I love humanity

Why am I not talking about Romania anymore? The easiest answer is that I have nothing new to say. Romania's just like any other country, in that the people who live within it are humans, the politicians are viewed with mistrust, the economy is shaky and love is fickle.

The 21st Century version of being presented with a blank piece of paper is opening up and wondering what to search for. Isn't that just a sign of the times? We've moved from being content creators to content consumers, but our number one problem is still indecision.

I discovered two fascinating websites I just had to share. The first is, a great collection of random yet interesting facts. The greatest irony is that awash in a flood of content on television, radio and the Internet, you hardly ever LEARN anything even vaguely interesting.

The second site I had to share was the remarkable field of Anime Coffee Art, which was featured on the previous site. The site I found had the artist's story, and linked to her amazing Twitter gallery.

The reason this blows me away is because it's such a beautiful, simple and simultaneously wacky form of art. The bleak circumstances in the world sometimes make one feel that one should dedicate all time to work, investing, and learning a marketable skill (something conventional). I like to think that people like that artist just said 'Stuff that, I'm going to dedicate months to painting pictures in coffee'. That's inspiring and just plain ... great :)

And there you thought that waiter in that restaurant was awesome because he delivered a cup of coffee with a maple leaf pattern, lol. Life lesson 6 948 329 382: because there will always be somebody out there who has invested more time or more skill into something you're interested in, your best bet of making it count is being memorable and unique from the start. Hence, not just coffee art, but anime coffee art.

Saturday, 21 September 2013

Understanding subjectivity

It's a cold and misty morning. A car creeps down the road, its driver hunched low, while a flower seller unpacks yesterday's blossoms and hopes for sunlight. A bus belches into the scene from a cross-street. The peace is shattered by an army jet, scooting low across the rooftops.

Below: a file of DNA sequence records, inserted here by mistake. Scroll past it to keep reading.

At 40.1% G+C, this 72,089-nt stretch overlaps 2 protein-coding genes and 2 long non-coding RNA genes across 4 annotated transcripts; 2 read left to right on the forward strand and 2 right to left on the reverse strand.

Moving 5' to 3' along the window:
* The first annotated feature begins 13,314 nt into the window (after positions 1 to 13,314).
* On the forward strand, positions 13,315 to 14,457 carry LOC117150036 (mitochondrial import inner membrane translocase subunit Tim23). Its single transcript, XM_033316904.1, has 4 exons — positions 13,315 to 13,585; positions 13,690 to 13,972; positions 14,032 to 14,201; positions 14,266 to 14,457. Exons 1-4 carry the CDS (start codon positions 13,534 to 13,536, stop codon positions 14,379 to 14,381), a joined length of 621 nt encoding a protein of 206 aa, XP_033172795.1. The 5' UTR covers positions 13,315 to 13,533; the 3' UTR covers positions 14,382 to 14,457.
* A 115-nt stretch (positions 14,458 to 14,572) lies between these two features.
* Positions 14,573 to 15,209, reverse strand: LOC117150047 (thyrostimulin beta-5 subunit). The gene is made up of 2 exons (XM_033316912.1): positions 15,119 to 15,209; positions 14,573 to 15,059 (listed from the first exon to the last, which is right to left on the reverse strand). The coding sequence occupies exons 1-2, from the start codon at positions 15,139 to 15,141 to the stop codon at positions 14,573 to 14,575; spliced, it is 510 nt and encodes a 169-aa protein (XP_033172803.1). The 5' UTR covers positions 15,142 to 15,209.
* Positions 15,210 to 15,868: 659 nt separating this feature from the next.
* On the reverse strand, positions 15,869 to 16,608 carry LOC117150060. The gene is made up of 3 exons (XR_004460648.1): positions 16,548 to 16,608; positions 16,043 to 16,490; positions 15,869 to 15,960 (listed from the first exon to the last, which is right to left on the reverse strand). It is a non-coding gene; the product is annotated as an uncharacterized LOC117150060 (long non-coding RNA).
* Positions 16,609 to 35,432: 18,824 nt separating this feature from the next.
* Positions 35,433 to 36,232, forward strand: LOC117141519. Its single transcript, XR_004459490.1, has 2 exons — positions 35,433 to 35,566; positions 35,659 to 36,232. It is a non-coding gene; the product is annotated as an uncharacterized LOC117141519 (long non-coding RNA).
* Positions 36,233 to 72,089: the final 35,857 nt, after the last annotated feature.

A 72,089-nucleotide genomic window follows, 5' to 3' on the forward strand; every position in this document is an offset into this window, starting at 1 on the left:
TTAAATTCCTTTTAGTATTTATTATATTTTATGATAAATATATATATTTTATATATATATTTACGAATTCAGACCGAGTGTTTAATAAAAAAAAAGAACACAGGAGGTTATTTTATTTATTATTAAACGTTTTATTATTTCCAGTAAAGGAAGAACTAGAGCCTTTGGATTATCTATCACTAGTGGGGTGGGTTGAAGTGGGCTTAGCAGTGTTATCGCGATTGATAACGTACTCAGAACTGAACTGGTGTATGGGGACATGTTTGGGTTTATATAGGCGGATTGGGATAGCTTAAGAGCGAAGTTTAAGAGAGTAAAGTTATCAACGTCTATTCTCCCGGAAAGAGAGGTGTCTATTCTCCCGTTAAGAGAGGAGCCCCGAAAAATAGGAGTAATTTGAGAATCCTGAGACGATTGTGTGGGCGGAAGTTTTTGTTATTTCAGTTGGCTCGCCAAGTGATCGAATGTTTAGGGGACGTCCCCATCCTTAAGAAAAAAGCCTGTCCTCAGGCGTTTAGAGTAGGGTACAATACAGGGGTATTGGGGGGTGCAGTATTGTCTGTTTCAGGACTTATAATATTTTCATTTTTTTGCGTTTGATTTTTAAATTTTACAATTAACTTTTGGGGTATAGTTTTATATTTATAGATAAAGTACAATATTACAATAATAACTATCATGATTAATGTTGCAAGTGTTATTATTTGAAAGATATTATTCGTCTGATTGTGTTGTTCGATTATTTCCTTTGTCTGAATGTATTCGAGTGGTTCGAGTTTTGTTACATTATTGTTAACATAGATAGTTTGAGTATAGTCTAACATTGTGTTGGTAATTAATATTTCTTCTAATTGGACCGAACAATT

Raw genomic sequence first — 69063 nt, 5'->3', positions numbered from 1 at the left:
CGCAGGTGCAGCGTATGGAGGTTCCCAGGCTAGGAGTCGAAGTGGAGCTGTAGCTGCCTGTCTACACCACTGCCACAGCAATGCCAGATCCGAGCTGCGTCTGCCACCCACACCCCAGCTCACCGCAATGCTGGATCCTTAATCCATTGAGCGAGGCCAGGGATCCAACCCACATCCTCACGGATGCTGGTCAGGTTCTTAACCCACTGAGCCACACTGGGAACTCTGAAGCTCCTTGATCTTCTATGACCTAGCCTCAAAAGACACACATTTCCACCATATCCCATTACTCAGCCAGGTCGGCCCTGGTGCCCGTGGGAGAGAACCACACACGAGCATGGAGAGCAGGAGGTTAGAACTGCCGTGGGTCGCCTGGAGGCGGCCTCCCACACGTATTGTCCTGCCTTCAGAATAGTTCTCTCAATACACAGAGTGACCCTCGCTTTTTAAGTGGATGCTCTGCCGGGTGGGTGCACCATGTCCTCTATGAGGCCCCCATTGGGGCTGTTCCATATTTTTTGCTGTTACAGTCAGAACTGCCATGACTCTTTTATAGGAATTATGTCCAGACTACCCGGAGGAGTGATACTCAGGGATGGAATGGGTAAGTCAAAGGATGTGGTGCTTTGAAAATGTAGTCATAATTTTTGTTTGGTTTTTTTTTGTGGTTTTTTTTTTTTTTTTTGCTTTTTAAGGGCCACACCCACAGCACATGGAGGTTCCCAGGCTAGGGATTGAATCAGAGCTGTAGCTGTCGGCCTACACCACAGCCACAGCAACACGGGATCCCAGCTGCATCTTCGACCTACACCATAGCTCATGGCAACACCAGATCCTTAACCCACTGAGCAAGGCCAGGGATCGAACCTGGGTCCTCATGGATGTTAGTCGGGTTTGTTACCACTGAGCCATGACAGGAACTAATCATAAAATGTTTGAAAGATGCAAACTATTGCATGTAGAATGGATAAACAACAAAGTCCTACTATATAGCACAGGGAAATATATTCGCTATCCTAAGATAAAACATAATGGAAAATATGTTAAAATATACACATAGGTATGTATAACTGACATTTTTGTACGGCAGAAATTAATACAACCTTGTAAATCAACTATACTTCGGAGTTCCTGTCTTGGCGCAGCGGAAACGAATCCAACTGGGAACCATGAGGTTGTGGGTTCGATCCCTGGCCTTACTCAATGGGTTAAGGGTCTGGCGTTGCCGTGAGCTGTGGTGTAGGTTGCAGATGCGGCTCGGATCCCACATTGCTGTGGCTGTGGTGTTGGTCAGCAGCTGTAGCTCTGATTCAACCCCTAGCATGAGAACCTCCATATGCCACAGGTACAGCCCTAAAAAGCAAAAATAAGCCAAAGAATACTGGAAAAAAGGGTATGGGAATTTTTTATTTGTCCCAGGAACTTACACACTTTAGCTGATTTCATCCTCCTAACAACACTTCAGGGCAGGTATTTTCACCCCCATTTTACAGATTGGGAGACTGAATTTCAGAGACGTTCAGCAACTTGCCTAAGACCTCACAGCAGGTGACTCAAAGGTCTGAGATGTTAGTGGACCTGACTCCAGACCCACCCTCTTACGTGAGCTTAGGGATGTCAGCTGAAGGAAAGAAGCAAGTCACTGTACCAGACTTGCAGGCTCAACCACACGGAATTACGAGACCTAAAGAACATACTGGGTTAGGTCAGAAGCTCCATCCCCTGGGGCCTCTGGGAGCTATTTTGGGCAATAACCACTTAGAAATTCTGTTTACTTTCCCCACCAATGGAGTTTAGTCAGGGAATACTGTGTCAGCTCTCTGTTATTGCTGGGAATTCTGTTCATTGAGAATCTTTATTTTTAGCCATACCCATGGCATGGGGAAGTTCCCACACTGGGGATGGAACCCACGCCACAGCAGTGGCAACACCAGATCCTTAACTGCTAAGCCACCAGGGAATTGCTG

In this story, who is the hero? Is it the car's driver, the flower seller, the bus driver or its many occupants, the jet pilot, a worker re-tiling one of the rooftops or maybe the woman tied up in the boot of the car? It's not so much about who's the hero, but rather whose storyline do you want to follow?

A clear understanding of this principle makes all 'news' a mockery (even more so when it's 'global' news and it's summarised to one minute - what do you figure are the selection criteria?). Life's so confusing precisely because we don't have the luxury of a journalist standing at one point, taking photographs from one angle, and then returning to his or her desk to write up a 300 word news story summarizing our entire life's context and goals.

When I think about 9 Billion people on earth and their interwoven storylines, my mind boggles. Is it any surprise that the developers of the latest Grand Theft Auto V game chose to weave together only three individual characters' storylines, and yet that was enough to fill up a game?

Instead of trying to live so that we can buy as many things as possible, I think it's a much better strategy to live so that you have an interesting story to tell at parties or to your mother when she calls.